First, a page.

Sunday, July 26, 2009

Israeli Settlements: Netanyahu Plays “Deal or No Deal”



New York, New York

When Prime Minister Benjamin Netanyahu argues unjustifiably for the need to continue the construction of West Bank settlements to allow for “natural growth” of settler families, he reminds me of the risk driven guest player in the popular TV show “Deal or No Deal”. In this show, the psyched up player is tempted to lose all his guaranteed winnings at an advanced stage of the game after achieving substantial gains. The player-turned-gambler often loses by overestimating his slim chances to win the full million-dollar deal. Under the influence of passionate support of an interactive audience, the gambler typically rationalizes his refusal to quit on time when his chances are favorable and ends up losing. The player’s false rationale to stay in the game against dominant odds is greed or vanity. The player defends the denial of probability law by claiming to pursue a lofty and altruistic cause: e.g. purchasing a dream house or sending children to college through this Deal.

Back to reality. On July 19, Netanyahu’s cabinet approved the construction of 20 housing units in East Jerusalem. There are already two hundred thousand Israeli Jews living in Arab neighborhoods of Jerusalem and three hundred thousand Jews living in the West Bank. Ten percent of the Israeli Jewish population is already residents in the occupied and forcefully fragmented Palestinian territories. Netanyahu is not satisfied yet with this record of land grab. He dreams of a larger deal, willing to forfeit international support and Israel’s security, everything on the table of negotiation.

Since the 1967 occupation, Israel has spent an estimated one hundred billion dollars to build settlements on Palestinian land. To protect the Israeli settlements on Arab land, an elaborate, immune infrastructure had to be built over the past four decades. In and around settlement communities, there are limitless security structures, roads designated exclusively for settlers, hundreds of checkpoints, luxurious water and other utility systems, intimidating cement barriers, punitive barbed wires and a massive “security” wall that eats up a major part of the West Bank and separates Palestinian villages and cities from one another, and from Israelis communities.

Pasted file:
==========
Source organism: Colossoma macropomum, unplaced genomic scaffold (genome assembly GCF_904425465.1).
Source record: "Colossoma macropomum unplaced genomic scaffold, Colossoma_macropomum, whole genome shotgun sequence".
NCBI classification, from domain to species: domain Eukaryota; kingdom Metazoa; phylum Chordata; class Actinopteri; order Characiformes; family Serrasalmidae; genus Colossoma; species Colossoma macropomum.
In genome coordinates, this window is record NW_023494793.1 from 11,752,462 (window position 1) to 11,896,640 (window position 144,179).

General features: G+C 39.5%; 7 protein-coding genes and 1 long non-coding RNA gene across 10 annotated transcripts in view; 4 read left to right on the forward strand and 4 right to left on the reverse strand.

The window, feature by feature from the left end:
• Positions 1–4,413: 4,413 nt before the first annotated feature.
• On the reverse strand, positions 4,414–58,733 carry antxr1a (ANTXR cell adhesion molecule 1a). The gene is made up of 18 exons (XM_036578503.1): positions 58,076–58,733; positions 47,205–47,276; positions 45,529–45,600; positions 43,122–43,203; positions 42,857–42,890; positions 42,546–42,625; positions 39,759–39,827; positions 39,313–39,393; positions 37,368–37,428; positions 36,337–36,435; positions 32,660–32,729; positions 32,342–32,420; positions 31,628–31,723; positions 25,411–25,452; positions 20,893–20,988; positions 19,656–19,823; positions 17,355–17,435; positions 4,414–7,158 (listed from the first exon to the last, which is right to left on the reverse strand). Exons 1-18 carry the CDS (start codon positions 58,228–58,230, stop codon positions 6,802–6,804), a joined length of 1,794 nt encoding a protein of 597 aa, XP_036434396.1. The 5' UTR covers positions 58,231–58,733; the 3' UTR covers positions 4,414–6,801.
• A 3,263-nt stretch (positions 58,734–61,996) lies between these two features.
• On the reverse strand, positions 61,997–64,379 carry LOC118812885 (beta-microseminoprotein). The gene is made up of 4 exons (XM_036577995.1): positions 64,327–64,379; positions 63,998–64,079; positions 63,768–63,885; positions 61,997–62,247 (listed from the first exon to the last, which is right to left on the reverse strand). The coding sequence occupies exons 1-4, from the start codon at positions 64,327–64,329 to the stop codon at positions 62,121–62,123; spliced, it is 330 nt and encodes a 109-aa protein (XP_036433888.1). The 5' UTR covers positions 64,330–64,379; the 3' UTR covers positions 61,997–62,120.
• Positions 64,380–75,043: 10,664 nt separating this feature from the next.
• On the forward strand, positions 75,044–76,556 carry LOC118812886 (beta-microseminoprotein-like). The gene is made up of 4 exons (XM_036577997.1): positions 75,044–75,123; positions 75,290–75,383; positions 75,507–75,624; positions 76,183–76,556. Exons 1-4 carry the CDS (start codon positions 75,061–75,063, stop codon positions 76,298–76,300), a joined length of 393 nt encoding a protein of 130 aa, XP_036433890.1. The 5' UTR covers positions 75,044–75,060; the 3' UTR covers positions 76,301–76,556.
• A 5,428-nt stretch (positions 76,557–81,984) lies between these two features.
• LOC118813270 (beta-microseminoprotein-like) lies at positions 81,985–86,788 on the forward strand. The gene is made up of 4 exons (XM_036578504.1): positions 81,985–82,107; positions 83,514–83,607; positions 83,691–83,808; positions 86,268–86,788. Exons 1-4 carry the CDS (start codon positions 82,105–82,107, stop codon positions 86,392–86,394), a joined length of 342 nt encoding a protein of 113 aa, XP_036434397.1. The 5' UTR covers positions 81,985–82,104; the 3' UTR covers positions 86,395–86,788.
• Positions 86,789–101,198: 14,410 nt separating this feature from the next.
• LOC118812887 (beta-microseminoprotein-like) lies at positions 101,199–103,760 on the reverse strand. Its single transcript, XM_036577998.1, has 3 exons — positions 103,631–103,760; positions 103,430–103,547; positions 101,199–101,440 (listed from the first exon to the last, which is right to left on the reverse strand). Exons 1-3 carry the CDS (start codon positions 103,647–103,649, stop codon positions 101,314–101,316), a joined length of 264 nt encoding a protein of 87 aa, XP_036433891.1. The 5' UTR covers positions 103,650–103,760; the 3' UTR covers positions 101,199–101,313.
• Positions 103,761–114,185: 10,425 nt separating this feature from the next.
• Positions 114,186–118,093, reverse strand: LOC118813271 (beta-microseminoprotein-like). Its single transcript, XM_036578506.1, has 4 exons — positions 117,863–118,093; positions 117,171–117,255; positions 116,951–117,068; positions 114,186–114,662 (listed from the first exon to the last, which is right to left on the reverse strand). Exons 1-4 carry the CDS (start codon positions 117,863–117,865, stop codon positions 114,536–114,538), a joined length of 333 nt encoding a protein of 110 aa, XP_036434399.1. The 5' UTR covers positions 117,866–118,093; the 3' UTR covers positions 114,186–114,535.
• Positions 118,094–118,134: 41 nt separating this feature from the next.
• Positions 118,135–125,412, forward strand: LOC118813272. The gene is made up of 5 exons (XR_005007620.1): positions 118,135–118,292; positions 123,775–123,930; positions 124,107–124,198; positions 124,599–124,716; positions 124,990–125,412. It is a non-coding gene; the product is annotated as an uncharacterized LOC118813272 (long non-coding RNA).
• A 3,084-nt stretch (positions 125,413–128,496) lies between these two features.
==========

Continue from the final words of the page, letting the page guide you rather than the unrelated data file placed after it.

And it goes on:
Without pondering the future, successive Israeli governments - of both the Labor and Likud parties - had a major policy in common: extending the settlements and fragmenting Palestinian land. This policy is to weaken the viability of a future Palestinian state in the currently occupied territories, which may be liberated in the future.

Today, Israel is being asked to stop doing what it has been doing for over forty years: to stop building illegally on land Israel does not own. When an illegal political act, which has been tolerated for an extended period of time, suddenly gets declared non-tolerable, as it should have been much earlier, the message is not easily accepted, by the perpetrator of the act. This is what Obama is declaring today as unacceptable and “ must stop”; and this is what Netanyahu is finding hard to comply with.